Cinnamon is sourced from the bark of various species of the genus Cinnamomum. Cinnamomum is a tree farmed in much of Asia, though primarily in Indonesia, China, and Vietnam. The spicy and unique flavor, sweet aroma, and warm heat are derived from an essential oil called cinnamaldehyde.
To produce cinnamon, a tree is grown for about 2 years. Afterwards, it is chopped down to a stump, from which dozens of small shoots will spring up. The shoots are allowed to mature and thicken to about two inches in diameter. After the green outer bark is shaved off the inner bark is bruised and struck evenly until it releases from the heart of the wood. This inner bark is then removed in large sheets, cut into strips, and air-dried. These strips are then curled into quills of cinnamon that are then further dried in ovens or by baking them outside under the sun. After achieving a sufficient tan the quills are sent on their way to the world.
Vietnamese cinnamon is harvested from the species Cinnamomum loureiroi, and also goes by the name Saigon cinnamon. Vietnamese cinnamon is the strongest cinnamon due to a high essential oil content, of which 25% is cinnamaldehyde.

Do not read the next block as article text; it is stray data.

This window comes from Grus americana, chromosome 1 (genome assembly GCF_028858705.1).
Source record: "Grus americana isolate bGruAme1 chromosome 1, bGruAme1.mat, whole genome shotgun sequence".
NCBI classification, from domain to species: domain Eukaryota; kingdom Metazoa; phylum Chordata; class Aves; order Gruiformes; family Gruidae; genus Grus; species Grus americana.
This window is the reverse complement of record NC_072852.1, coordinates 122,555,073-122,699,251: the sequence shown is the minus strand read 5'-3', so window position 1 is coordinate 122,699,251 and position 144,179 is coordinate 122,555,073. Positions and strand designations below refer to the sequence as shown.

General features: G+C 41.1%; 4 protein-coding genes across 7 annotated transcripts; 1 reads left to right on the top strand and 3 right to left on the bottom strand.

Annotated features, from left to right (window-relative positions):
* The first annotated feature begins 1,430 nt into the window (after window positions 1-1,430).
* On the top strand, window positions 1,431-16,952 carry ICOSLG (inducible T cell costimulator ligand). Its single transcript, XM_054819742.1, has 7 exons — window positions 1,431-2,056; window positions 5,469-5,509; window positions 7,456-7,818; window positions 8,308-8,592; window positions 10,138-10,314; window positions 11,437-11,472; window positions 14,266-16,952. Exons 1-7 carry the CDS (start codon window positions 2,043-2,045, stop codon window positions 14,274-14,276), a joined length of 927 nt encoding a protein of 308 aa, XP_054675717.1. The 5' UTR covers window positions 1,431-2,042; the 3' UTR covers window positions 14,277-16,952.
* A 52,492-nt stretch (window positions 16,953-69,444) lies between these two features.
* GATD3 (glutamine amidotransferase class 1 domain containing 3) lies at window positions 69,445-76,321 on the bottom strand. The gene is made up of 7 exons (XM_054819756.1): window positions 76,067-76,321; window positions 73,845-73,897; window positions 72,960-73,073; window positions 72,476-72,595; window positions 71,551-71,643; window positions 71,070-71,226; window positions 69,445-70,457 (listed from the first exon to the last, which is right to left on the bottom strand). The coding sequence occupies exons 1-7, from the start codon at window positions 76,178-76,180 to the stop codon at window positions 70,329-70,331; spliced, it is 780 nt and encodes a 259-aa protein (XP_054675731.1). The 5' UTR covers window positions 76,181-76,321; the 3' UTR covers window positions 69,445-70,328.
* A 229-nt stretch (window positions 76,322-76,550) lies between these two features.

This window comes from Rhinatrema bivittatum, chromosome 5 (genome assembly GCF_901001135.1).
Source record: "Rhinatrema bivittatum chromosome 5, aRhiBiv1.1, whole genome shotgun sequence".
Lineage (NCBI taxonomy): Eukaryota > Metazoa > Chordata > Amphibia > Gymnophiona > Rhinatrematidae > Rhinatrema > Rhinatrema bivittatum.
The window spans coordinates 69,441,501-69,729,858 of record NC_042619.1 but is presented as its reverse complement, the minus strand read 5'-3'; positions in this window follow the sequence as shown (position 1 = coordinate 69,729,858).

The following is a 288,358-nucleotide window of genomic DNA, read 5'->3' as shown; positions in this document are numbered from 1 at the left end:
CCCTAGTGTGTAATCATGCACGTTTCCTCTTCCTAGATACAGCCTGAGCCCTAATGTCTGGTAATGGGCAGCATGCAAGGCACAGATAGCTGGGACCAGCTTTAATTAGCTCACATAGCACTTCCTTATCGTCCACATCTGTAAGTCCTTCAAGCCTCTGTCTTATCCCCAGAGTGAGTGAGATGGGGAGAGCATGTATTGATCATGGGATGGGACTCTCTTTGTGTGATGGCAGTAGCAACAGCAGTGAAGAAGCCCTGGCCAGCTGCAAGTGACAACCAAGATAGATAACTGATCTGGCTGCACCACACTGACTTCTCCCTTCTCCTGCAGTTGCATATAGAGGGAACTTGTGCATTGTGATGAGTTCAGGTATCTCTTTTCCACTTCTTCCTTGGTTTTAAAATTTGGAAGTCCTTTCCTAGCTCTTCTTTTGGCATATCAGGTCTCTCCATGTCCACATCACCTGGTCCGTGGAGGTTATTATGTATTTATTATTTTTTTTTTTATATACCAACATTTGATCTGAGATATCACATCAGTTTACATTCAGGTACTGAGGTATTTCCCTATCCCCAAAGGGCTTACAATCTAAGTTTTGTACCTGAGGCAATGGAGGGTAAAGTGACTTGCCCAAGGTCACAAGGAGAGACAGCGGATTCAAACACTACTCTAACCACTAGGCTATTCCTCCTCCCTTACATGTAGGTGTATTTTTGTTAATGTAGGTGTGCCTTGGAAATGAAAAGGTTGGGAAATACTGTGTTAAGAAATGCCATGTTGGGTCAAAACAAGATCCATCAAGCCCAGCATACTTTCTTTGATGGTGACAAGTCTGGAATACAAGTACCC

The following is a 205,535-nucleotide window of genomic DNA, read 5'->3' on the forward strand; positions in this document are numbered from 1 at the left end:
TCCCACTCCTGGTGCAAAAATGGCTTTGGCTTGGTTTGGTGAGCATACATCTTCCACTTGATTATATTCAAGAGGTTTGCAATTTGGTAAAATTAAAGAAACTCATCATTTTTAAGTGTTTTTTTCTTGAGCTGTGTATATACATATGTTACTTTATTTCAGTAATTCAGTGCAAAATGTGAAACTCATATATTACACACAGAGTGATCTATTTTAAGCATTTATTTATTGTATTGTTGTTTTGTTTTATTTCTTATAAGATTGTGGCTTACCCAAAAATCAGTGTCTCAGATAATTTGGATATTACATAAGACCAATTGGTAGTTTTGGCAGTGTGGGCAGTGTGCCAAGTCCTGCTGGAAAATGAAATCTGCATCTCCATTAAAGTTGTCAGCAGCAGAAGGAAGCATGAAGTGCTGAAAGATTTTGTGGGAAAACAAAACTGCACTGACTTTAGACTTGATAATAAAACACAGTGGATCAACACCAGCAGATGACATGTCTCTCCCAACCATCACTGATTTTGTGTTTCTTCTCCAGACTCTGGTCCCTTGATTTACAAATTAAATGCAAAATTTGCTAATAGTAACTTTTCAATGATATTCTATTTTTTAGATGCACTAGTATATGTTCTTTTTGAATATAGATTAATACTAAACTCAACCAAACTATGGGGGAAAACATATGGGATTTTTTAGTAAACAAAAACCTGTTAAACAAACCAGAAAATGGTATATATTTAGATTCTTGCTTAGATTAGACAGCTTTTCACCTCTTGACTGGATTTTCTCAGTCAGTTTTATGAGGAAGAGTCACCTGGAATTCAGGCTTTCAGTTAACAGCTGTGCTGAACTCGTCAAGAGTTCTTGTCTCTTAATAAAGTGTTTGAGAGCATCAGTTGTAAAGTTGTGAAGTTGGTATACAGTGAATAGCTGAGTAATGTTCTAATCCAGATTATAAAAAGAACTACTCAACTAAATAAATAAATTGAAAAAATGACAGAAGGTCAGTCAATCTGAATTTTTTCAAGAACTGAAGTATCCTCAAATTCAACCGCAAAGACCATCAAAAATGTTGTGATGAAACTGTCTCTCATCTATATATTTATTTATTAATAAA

Due to this, Vietnamese cinnamon is the butt-kicker cinnamon of the cooking world. Bakers in particular, take note: This is the cinnamon you want for your spice cakes, cookies, and definitely in your cinnamon rolls. We also like a pinch added to a batch of ready coffee grounds or espresso powder before passing through the water to give the everyday cup a bit of pep.
Traditionally used in Chinese Five Spice Powder or Garam Masala, and Indian Spice Blend, cinnamon is a versatile and widely used spice. Great applications for this product include bread, cookies, drinks, cakes, puddings, curries, game, meat, vegetables, or stews.
All ingredients at Spice Enthusiast are packaged fresh daily and delivered to your door in a heat-sealed resealable Kraft bag for optimal freshness and shelf-life. Store your ingredients in a cool, dry place.